Previous courses have been content-centered–I selected poems that I thought were the best at what they did. Extended metaphor, voice and tone, deploying mystery–I had my pet poem for each box. Tracy’s input and recent reading have prompted us to recast the course as goal-centered. Instead of my favorite poems, what is it we really want learners to know, and what do they want to learn?
These considerations have radically changed the way we approach the P2PU Course for the better. Scholar Elsebeth Korsgaard Sorensen notes the tether between metacognition and collaborative dialogue which we hope to implement here. In the first week of the P2PU course we’ve asked learners break down their favorite poems into parts, they’ll be answering the question “this poem works because….” We’ll be pulling all of those aspects of “successful” poems together as the course’s rubric. Folks will evaluate themselves and each other based on a commonly-determined set of criteria. Each week will be a cyclical self-assessment, where the learner moves through the group-established objectives.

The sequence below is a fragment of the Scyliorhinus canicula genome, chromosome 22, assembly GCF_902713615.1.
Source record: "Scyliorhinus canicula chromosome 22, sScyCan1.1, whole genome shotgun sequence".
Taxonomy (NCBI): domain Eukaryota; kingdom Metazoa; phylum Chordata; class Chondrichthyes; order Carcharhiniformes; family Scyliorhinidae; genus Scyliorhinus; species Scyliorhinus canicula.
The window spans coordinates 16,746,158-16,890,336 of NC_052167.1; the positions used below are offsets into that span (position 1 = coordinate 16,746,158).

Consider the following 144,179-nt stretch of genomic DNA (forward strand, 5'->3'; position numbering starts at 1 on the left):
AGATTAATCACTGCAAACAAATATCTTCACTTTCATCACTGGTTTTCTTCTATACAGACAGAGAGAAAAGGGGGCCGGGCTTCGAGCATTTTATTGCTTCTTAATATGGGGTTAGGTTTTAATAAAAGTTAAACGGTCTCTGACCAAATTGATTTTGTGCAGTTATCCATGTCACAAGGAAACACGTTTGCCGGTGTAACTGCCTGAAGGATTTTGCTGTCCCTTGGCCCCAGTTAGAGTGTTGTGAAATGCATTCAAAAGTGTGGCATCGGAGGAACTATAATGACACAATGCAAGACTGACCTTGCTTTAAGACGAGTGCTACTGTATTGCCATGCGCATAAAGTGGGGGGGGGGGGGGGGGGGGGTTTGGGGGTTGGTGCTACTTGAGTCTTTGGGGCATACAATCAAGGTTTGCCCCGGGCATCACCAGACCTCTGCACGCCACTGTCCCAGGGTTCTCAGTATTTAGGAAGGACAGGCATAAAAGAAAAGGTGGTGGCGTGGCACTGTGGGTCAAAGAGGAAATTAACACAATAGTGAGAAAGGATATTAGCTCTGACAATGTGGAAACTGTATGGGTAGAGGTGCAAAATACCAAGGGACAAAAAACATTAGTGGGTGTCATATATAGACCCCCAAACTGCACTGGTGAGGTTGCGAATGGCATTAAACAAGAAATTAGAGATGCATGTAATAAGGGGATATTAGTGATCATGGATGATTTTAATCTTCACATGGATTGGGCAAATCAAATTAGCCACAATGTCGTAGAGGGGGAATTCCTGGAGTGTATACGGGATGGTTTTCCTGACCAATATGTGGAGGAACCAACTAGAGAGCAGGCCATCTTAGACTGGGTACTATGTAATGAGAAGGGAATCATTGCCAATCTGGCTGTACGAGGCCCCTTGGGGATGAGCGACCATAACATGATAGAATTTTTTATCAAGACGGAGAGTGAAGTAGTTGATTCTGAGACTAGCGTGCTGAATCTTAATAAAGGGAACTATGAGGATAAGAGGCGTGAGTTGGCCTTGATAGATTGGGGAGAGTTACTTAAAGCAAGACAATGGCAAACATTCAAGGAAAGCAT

But while Sorensen makes note that we need to check course interactions that seem to go on without end (The Continuing Dialogue) course momentum isn’t discussed. How can we design courses with smart pacing to keep learners coming back? For P2PU, we’re releasing the course tasks 1 at time, per week, so the course comes in waves, and learners have fresh tasks and content to come back to week-to-week.